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Discussion Starter #1
Thats the Guess-O-Meter...

I know that the top number is the maximum possible mileage if everything is perfect. No climate control on, no hills, no wind, no weather, etc. etc. etc. and is highly theoretical.
Then there is that middle number. My supposition is that is what it is guessing you'll achieve, based on it's tracking of (how many?) recent trips.
And the bottom number (the one I base my trips on) is guessing based on using the heater, driving fast and uphill, etc.

Then there is the little line that goes up (green) or down (yellow) which I assume is some sort of trend indicator.

Does anyone have any clearer understanding of the GOM that they could share?

Oh, and i WISH we could configure the MyChevrolet app to use the lower, pessimistic, figure when pinging the car for details.

Sigh...
 

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You pretty much have correctly surmised what is going on with the GOM in the "Modern Enhanced" display mode.

Chevy has not given us any information on how many previous trips or total number of miles previously driven it uses to come up with the range estimate. I am finding that the more I drive the car, the more accurate the estimate is becoming, so it clearly uses a lot of historical data to fine tune things.
 

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Thats the Guess-O-Meter...

I know that the top number is the maximum possible mileage if everything is perfect. No climate control on, no hills, no wind, no weather, etc. etc. etc. and is highly theoretical.
Then there is that middle number. My supposition is that is what it is guessing you'll achieve, based on it's tracking of (how many?) recent trips.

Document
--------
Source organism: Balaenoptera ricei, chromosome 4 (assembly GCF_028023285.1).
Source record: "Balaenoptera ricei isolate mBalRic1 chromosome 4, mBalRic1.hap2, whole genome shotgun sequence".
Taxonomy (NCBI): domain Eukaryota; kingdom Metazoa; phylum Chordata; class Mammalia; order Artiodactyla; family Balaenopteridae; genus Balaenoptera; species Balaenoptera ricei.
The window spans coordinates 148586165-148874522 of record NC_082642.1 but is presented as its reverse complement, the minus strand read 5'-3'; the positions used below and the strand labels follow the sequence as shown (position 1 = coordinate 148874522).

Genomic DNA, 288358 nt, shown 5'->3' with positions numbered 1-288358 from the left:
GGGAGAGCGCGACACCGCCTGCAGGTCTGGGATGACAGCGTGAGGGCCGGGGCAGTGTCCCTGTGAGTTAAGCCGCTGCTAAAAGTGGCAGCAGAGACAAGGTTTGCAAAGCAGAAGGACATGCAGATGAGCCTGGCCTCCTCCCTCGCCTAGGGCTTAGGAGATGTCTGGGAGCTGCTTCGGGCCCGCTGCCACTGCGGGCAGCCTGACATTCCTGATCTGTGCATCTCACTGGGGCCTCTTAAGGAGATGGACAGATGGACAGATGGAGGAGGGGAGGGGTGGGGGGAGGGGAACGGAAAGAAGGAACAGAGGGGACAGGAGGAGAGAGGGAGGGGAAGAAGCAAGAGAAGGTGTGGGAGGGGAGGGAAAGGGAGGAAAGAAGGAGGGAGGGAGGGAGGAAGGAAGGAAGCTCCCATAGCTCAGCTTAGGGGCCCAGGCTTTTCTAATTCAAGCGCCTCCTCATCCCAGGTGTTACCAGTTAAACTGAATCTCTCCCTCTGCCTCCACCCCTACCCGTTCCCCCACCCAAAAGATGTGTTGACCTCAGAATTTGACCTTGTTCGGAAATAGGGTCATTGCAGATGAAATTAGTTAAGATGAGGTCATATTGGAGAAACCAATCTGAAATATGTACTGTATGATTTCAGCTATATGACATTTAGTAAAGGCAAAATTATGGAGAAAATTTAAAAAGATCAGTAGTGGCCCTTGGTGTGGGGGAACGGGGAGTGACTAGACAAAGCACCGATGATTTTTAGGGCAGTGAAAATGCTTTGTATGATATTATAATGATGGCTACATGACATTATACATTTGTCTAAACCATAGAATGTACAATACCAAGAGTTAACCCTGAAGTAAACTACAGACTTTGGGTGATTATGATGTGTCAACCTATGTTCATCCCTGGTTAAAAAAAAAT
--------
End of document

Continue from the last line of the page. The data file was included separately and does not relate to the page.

And the bottom number (the one I base my trips on) is guessing based on using the heater, driving fast and uphill, etc.

Then there is the little line that goes up (green) or down (yellow) which I assume is some sort of trend indicator.

Does anyone have any clearer understanding of the GOM that they could share?

Oh, and i WISH we could configure the MyChevrolet app to use the lower, pessimistic, figure when pinging the car for details.

Sigh...

all numbers are based on recent driving habits and consumption - recent meaning at most the average of the last 50 miles or so ( I don't have the exact data on that)


so the max-middle-low #'s are based off that


so if you are going up a long pass, these numbers are based on the recent and prolonged driving uphill - if you are on top of the hill and you start going down - those numbers will radically change ... so instead of basing your max range on that - base it on what you know is ahead off you - your car doesn't and will never know.


if you do lots of trips I suggest you take notes on consumption with your driving habits and terrain ... anyway ...


max-middle-low is trying to give you an indication of what you can expect based on recent driving ...

that little line is actually really useful ! it shows you what your current driving will give you in range ... so if that lines moves below the middle your range based on current consumption will be closer to the min if it moves above it will be closer to the max range ...


makes sense?


I personally use the battery level for my calculations as it is a very linear display - each bar is 5% capacity
 

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This is the best implementation of a GOM as it gives a range with a prediction. Tesla, Nissan, Smart, Think, etc. just give a prediction which is always off. When driving home on a long drive if I have more at a minimum than I need it is a stress free drive. Nice job GM!